Spring Rolls

Since kale grows so well in the Pacific Northwest, every year I experiment with growing a different varietal of kale. This summer I started growing Portuguese kale, and I couldn’t recommend growing it enough. Typically kale intimidates me, it’s tough, bitter, and hard to chew. Yeah, I could blend it in a smoothie, but in order to truly enjoy it in dishes it requires a lot of thought. But after growing portuguese kale, I’m much more hopeful about cooking with kale. ‘Tronchunda Beira’ is a beautiful round leaf that has all the integrity of other varietals of kale yet is more delicate. It’s lighter not just in texture, but in flavor as well, making it much more accessible.

Portuguese kale has been really fun to experiment with. I’ve learned that it’s perfect for soups- it holds it’s shape yet doesn’t get bitter as easily as other varietals. But I don’t want soup in the summer- so I’ve been experimenting with other ways to use Portuguese kale in the warmer months.

One of my favorite uses of Portuguese Kale in the summer is in Spring Rolls. It’s strong, yet easy to chew, and holds the other ingredients such as carrots and cucumbers so well. This cabbage-like leaf is by far the best lettuce I’ve used in spring rolls thus far.

Notes: In this recipe, I won’t be providing quantities except for the peanut sauce. There’s just no reason. The amount of ingredients you need will depend on how many spring rolls you want to make. Typically, I don’t cook enough protein and noodles, but have too much carrots and cucumbers. If I have a surplus of carrots and cucumbers, I’ll save it for a salad or bibimbap.

Spring Roll Ingredients

  • Portuguese Kale
  • Carrots
  • Cucumbers
  • Vermicelli
  • Rice Paper Wrappers
  • Tofu or shrimp
  • Mint


  1. Fill a large bowl with hot water. Add the vermicelli and let soak for 5 minutes. Some rice noodles will have different instructions, so follow accordingly. Then rinse well.
  2. Cook shrimp and tofu to your desired doneness. If you make tofu, cut it into 1″ wide, 1/2″ thick slices. Regardless of what cooking method you use, they should be as dried as possible, especially the tofu.
  3. Julienne the carrots and cucumbers into 3″ long strips.
  4. Wash kale leaves and cut the stems off.
  5. Rinse, dry, and remove mint from it’s stems.
  6. Set up your mise-en-place. This is important for every recipe, but if you’re new to making spring rolls, having everything out in front of you in one place will make it easier for you to assemble them. Otherwise, you might let the paper sit too long and rip or fall apart. I’d recommend placing the carrots, cucumbers, protein, and mint all on one plate. Kale leaves on a separate place. Vermicelli in a bowl. You’ll also want to have a plate or cutting board to assemble your rolls, a separate plate to place complete rolls, and a deep dish for the rice paper wrappers. Fill a large deep dish with water. This will be used for your rice paper wrappers.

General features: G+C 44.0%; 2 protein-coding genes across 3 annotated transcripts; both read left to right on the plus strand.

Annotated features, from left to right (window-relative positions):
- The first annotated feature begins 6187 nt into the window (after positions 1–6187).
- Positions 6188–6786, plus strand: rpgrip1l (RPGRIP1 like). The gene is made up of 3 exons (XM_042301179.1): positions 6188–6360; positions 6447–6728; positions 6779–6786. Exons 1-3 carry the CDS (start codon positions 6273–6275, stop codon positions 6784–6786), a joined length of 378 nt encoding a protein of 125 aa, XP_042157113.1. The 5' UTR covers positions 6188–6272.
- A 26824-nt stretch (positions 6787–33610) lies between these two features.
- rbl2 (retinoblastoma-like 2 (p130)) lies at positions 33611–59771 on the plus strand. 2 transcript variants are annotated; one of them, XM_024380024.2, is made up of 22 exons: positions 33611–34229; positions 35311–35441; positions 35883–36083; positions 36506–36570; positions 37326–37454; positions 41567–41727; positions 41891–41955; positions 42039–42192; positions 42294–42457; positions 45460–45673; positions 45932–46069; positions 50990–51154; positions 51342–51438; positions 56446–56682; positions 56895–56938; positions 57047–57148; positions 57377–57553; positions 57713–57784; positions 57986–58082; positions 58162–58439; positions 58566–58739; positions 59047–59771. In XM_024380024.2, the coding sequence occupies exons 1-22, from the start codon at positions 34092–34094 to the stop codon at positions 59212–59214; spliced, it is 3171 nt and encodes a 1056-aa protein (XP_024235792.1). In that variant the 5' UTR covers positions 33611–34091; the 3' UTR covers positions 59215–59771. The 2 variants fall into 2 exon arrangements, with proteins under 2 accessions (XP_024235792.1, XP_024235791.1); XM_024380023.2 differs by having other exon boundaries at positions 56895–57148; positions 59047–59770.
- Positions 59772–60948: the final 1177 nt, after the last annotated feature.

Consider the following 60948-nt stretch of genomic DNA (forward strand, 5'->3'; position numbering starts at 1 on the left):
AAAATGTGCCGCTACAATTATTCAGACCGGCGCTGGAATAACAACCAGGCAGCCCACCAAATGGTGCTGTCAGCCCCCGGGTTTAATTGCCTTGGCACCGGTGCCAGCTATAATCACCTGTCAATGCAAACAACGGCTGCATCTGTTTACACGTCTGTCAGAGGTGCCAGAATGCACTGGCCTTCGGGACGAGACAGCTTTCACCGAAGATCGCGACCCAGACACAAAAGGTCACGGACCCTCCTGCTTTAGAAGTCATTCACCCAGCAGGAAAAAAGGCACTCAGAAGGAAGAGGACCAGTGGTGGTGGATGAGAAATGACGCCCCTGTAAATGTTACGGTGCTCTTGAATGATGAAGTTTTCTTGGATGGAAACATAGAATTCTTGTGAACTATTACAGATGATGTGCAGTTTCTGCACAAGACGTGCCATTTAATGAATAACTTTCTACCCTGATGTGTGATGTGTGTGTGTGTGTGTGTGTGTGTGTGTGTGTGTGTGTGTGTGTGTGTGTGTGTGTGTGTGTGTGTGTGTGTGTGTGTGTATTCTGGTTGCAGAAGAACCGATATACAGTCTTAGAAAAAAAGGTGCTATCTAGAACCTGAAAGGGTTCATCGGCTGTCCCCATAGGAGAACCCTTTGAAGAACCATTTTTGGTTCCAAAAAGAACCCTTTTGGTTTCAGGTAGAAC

7. Once you have your mise-en-place set up, place a rice paper wrapper in the deep dish and make sure it’s full submerged in the water. Let it sit in water for 1-2 minutes, until it softens.
  8. Move rice paper wrapper to your cutting board. Lay it out flat. First, place 1-2 mint leaves approximately 1/3 into the wrapper. Place protein on top. Next, place a lettuce leaf right in the middle. Stack a few pieces of cucumbers and carrots in the center of the lettuce, and add noodles on top.
  9. Next, fold the side ends of the lettuce toward the center, and then the front and back on top.
  10. Then fold the side ends of the rice paper wrap toward the center, fold the bottom end to the center, and roll away from you.
  11. Repeat!

There you go! You rolled a spring roll! It’s totally normal for the first few spring rolls to be quite messy. With practice, you’ll gain dexterity and rhythm and it will get a lot easier.

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